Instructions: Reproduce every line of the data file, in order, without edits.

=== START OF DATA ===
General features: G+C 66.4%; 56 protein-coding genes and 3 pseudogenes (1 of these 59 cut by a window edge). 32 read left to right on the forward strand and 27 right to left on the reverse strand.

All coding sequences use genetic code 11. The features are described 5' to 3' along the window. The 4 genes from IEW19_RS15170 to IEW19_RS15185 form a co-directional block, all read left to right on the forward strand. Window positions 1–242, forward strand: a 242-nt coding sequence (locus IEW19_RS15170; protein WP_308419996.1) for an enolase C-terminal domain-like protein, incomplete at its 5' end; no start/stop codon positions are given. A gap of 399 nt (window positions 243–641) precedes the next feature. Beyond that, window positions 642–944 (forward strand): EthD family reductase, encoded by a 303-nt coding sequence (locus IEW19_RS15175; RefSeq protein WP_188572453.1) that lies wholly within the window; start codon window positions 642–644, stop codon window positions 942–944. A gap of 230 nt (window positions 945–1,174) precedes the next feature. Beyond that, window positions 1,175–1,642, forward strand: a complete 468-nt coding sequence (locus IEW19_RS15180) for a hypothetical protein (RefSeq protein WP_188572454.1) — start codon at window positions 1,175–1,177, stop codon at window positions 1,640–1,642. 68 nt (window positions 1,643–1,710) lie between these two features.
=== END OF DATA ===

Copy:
General features: G+C 66.4%; 56 protein-coding genes and 3 pseudogenes (1 of these 59 cut by a window edge). 32 read left to right on the forward strand and 27 right to left on the reverse strand.

All coding sequences use genetic code 11. The features are described 5' to 3' along the window. The 4 genes from IEW19_RS15170 to IEW19_RS15185 form a co-directional block, all read left to right on the forward strand. Window positions 1–242, forward strand: a 242-nt coding sequence (locus IEW19_RS15170; protein WP_308419996.1) for an enolase C-terminal domain-like protein, incomplete at its 5' end; no start/stop codon positions are given. A gap of 399 nt (window positions 243–641) precedes the next feature. Beyond that, window positions 642–944 (forward strand): EthD family reductase, encoded by a 303-nt coding sequence (locus IEW19_RS15175; RefSeq protein WP_188572453.1) that lies wholly within the window; start codon window positions 642–644, stop codon window positions 942–944. A gap of 230 nt (window positions 945–1,174) precedes the next feature. Beyond that, window positions 1,175–1,642, forward strand: a complete 468-nt coding sequence (locus IEW19_RS15180) for a hypothetical protein (RefSeq protein WP_188572454.1) — start codon at window positions 1,175–1,177, stop codon at window positions 1,640–1,642. 68 nt (window positions 1,643–1,710) lie between these two features.